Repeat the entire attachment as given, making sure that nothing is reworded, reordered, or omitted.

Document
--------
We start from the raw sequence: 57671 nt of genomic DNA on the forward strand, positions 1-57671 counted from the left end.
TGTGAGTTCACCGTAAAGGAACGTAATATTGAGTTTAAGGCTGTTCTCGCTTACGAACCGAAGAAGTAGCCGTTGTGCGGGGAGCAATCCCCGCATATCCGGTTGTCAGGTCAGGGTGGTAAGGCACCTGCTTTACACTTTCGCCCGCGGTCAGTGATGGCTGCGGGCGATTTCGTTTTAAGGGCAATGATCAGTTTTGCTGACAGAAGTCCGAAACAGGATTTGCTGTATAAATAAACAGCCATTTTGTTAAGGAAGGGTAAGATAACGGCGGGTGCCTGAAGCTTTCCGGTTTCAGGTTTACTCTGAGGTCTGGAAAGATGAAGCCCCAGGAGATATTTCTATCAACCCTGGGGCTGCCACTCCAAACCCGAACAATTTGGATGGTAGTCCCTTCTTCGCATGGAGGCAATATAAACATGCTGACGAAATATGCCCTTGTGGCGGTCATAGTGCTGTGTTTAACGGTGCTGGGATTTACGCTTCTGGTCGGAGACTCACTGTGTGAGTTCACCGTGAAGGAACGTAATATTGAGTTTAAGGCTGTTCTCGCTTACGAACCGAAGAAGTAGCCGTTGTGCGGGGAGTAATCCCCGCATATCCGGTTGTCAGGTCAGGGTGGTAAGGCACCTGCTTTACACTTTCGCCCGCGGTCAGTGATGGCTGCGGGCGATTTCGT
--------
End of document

We start from the raw sequence: 57671 nt of genomic DNA on the forward strand, positions 1-57671 counted from the left end.
TGTGAGTTCACCGTAAAGGAACGTAATATTGAGTTTAAGGCTGTTCTCGCTTACGAACCGAAGAAGTAGCCGTTGTGCGGGGAGCAATCCCCGCATATCCGGTTGTCAGGTCAGGGTGGTAAGGCACCTGCTTTACACTTTCGCCCGCGGTCAGTGATGGCTGCGGGCGATTTCGTTTTAAGGGCAATGATCAGTTTTGCTGACAGAAGTCCGAAACAGGATTTGCTGTATAAATAAACAGCCATTTTGTTAAGGAAGGGTAAGATAACGGCGGGTGCCTGAAGCTTTCCGGTTTCAGGTTTACTCTGAGGTCTGGAAAGATGAAGCCCCAGGAGATATTTCTATCAACCCTGGGGCTGCCACTCCAAACCCGAACAATTTGGATGGTAGTCCCTTCTTCGCATGGAGGCAATATAAACATGCTGACGAAATATGCCCTTGTGGCGGTCATAGTGCTGTGTTTAACGGTGCTGGGATTTACGCTTCTGGTCGGAGACTCACTGTGTGAGTTCACCGTGAAGGAACGTAATATTGAGTTTAAGGCTGTTCTCGCTTACGAACCGAAGAAGTAGCCGTTGTGCGGGGAGTAATCCCCGCATATCCGGTTGTCAGGTCAGGGTGGTAAGGCACCTGCTTTACACTTTCGCCCGCGGTCAGTGATGGCTGCGGGCGATTTCGT